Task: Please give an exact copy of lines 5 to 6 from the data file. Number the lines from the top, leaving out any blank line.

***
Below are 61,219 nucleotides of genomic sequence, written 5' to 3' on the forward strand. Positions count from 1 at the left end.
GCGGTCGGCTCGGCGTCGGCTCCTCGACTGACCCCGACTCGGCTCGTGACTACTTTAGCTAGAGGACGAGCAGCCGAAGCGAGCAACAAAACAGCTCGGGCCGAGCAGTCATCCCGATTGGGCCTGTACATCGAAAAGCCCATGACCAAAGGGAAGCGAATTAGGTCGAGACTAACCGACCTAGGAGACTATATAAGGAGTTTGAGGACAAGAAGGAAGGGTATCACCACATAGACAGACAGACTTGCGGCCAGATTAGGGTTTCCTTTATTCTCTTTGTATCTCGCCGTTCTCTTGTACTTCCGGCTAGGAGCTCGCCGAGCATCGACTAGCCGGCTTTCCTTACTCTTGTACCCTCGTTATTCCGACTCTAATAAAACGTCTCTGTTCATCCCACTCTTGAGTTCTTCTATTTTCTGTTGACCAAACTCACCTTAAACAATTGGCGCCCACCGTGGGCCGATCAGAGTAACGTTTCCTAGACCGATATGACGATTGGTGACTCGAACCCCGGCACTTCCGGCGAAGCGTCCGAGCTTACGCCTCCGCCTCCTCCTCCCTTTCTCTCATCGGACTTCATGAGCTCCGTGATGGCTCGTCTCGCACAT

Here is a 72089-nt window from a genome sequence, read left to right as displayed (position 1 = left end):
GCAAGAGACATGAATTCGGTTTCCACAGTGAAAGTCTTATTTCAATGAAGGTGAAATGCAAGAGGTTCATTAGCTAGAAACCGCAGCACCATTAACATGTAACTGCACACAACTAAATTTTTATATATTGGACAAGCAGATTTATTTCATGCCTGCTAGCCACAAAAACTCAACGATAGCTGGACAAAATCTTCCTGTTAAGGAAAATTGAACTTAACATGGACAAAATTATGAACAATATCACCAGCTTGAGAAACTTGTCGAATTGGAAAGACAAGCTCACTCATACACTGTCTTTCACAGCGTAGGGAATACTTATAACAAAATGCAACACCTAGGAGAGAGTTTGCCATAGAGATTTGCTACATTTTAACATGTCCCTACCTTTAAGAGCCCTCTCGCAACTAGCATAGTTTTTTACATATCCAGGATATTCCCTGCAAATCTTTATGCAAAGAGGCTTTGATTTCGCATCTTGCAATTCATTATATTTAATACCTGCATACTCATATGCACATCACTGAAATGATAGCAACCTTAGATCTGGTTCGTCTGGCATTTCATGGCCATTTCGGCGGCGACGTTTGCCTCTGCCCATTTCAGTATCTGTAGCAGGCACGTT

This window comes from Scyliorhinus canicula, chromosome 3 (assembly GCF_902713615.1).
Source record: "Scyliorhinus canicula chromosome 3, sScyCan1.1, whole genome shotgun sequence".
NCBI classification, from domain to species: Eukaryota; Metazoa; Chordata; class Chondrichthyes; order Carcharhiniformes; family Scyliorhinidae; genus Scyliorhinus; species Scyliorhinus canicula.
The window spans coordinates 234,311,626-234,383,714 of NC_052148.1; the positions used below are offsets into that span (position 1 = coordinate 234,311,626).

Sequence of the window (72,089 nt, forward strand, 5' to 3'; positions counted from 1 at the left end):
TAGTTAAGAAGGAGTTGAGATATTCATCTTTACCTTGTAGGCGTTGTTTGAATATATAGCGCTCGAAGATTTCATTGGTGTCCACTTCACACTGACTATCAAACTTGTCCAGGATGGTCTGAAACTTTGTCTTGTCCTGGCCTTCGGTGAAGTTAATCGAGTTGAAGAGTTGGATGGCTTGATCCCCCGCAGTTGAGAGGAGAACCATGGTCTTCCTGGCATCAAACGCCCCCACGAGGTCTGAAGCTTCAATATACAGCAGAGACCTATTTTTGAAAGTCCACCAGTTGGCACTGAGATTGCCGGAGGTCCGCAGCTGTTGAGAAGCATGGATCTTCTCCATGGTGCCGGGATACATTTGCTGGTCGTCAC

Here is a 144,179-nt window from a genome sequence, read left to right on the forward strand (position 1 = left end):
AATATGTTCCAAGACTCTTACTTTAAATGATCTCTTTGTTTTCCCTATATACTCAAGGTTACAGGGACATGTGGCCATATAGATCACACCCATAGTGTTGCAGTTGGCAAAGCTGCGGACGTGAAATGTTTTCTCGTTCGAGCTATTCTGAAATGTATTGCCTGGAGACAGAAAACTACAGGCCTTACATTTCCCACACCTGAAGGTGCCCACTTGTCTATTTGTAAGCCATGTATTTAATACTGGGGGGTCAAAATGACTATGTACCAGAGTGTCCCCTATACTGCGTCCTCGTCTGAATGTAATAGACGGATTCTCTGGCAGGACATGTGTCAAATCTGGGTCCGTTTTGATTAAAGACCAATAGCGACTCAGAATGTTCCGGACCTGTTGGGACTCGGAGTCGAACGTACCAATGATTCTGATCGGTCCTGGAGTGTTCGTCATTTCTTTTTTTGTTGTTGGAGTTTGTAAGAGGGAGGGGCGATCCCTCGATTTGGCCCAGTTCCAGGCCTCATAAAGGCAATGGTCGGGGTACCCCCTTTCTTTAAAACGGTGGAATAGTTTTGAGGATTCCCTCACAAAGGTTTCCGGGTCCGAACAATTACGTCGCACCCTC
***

This window comes from Scyliorhinus canicula, chromosome 3 (assembly GCF_902713615.1).
Source record: "Scyliorhinus canicula chromosome 3, sScyCan1.1, whole genome shotgun sequence".